in Europe. The Gunthers had two children: Judy, who died in 1929 before the age of 1, and John, Jr. (Johnny), who was born in 1929 and died in 1947 of a brain tumor. The Gunthers divorced in 1944. Gunther married Jane Perry Vandercook in 1948; the two adopted a son. Mrs. Jane P. Gunther, a devoted student of the arts who accompanied her husband on his voyages and contributed to his books, was born in August 1916. She died in New York City, on May 22, 2020, at the age of 103. She had been widowed for a week shy of half a century. Gunther died of
liver cancer Liver cancer (also known as hepatic cancer, primary hepatic cancer, or primary hepatic malignancy) is cancer Cancer is a group of diseases involving abnormal cell growth with the potential to invade or spread to other parts of the body. ...
in 1970.


Writings


''Inside'' series

The books that made Gunther famous in his time were the "Inside" series of continental surveys. For each book, Gunther traveled extensively through the area the book covered, interviewed political, social, and business leaders; talked with average people; reviewed area statistics; and then wrote a lengthy overview of what he had learned and how he interpreted it. About ''Inside Europe'' (published in 1936), Gunther wrote, "This book has had a striking success all over the world. I was fortunate in that it appeared at just the right time, when the three
totalitarian Totalitarianism is a form of government A government is the system or group of people governing an organized community, generally a state State may refer to: Arts, entertainment, and media Literature * ''State Magazine'', a monthl ...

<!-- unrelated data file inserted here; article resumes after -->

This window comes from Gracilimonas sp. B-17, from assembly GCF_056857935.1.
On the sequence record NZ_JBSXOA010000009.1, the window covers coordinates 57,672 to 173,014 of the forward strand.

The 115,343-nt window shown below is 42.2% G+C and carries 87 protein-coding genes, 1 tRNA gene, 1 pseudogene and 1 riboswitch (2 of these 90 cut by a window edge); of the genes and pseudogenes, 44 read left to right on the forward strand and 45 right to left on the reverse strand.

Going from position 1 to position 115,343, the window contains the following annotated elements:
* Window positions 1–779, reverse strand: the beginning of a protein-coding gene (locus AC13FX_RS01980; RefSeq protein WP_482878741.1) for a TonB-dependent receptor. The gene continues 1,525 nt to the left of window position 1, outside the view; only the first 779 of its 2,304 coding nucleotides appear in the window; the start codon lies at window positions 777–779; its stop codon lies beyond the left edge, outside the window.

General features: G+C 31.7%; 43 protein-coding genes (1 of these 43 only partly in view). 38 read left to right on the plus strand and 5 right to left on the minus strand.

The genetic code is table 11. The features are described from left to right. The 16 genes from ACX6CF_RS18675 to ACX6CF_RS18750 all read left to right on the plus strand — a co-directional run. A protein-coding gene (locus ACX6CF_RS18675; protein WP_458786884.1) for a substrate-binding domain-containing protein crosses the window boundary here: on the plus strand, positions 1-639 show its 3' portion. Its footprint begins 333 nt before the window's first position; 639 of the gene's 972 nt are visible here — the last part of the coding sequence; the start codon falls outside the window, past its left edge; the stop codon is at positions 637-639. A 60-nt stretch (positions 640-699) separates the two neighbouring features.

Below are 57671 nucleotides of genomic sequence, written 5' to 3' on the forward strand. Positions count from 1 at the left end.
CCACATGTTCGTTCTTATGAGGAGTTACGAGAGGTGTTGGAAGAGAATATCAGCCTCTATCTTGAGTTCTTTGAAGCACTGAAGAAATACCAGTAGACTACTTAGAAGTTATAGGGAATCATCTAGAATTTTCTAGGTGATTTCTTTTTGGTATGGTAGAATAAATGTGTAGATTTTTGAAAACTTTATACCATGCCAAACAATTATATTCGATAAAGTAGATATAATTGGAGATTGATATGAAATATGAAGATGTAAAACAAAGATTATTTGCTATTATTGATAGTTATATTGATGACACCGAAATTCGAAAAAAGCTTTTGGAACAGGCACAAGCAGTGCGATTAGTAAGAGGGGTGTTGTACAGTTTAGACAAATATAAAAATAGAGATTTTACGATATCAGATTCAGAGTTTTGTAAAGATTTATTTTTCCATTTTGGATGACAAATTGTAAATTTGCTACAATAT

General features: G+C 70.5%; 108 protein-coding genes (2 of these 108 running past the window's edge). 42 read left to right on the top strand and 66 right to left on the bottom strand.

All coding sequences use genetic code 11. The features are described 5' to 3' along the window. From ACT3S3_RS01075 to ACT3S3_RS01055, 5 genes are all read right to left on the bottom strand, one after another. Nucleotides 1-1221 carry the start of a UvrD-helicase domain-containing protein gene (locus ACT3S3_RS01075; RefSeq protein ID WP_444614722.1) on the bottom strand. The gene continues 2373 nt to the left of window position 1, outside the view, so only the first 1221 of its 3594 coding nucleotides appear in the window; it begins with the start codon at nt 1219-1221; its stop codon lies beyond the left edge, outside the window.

totalitarian
dictators took the stage and people began to be vitally interested in them." In 1947, Gunther tackled '' Inside U.S.A.'', visiting all 48 states. On the 50th anniversary of the book's publication, Arthur Schlesinger Jr., appraised the book and its impact:
This book, now half a century old, is an astonishing
tour de force Tour de Force may refer to: * Tour de Force (film), ''Tour de Force'' (film), a 2014 German film * Tour De Force (tour), 1986 Elton John concert tour * Tour de Force (Sonny Rollins album), ''Tour de Force'' (Sonny Rollins album), 1956 * Tour de Forc ...
. It presents a shrewd, fast-moving, sparkling panorama of the United States at this historic moment of apparent triumph.
Sinclair Lewis Harry Sinclair Lewis (February 7, 1885 – January 10, 1951) was an American writer and playwright A playwright or dramatist is a person who writes play Play most commonly refers to: * Play (activity), an activity done for enjoyment * Play ( ...

Sinclair Lewis
called it "the richest treasure-house of facts about America that has ever been published, and probably the most spirited and interesting." At the same time, in its preoccupations and insights ''Inside U.S.A.'' foresaw dilemmas and paradoxes that were to harass and frustrate Americans for the rest of the century.
The ''Inside'' series grew to include volumes covering all populated continents: ''Inside Europe'', ''Inside U.S.A.'', ''Inside Asia'', ''Inside Latin America'', ''Inside Africa'', ''Inside Russia Today'', and, finally, ''Inside Australia and New Zealand'' (with W. H. Forbis). Several of the volumes were issued multiple times in updated and revised editions over the years, as world events demanded. ''Inside Africa'' proved particularly well-timed as a historical record. During 1952-53 Gunther and his wife visited nearly all forty-four African political entities then in existence during what was to prove the final stage of mainly